Minnesota has a long history of protecting workers. In fact, Minnesota and New York were the first states to adopt “occupational disease presumptions” into the law. Prior to the adoption of these presumptions of causation, an injured party had the burden of proving that the injury or disease arose out of the course and scope of his or her employment.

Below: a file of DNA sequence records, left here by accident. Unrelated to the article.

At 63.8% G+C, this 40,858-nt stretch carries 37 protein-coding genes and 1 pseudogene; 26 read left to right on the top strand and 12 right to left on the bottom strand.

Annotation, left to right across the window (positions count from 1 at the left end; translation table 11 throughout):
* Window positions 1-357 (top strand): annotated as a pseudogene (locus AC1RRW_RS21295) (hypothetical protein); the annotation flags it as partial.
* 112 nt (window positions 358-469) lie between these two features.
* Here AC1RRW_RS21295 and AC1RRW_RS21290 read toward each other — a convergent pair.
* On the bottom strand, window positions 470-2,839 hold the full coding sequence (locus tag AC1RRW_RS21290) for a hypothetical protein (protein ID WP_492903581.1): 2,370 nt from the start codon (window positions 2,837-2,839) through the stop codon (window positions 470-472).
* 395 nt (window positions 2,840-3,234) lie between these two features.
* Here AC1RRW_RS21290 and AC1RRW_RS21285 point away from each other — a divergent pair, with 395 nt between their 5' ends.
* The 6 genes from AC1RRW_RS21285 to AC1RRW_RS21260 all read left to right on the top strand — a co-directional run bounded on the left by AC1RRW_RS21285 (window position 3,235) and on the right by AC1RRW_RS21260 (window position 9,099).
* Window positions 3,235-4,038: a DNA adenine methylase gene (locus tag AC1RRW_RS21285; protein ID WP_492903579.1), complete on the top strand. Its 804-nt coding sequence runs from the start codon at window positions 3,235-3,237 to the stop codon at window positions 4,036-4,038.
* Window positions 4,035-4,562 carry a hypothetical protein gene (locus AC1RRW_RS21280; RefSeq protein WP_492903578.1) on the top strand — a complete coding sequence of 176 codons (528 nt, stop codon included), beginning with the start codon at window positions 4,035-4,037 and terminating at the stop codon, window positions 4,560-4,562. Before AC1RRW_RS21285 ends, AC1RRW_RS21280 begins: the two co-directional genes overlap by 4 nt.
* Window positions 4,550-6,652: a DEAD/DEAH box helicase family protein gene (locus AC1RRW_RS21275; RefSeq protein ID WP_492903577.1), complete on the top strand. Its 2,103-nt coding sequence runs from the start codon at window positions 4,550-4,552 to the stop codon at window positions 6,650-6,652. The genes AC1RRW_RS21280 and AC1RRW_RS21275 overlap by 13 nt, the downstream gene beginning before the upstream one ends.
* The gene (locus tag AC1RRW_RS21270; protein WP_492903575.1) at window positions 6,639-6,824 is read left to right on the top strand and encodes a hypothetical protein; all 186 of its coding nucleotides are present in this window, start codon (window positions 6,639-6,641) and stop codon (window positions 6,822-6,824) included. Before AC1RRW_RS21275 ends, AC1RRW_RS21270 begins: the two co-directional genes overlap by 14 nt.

At first glance, it makes sense to require the injured party to “connect the dots” between the injury or condition and the activities he or she performed as a part of the job; however, as a practical matter, this requirement precluded injured workers from obtaining a remedy under the Workers’ Compensation Act. For example, if a worker contracted lung cancer from his contact with dangerous work-place fumes, proving that the fumes he was exposed to at work caused the cancer would be difficult, if not impossible. Causation is difficult in these cases because the cancer could have been caused by many different things, such as a genetic predisposition or exposure to cigarette smoke, and doctors are unable (or unwilling) to state to a reasonable degree of medical certainty what the “true” cause of the condition is.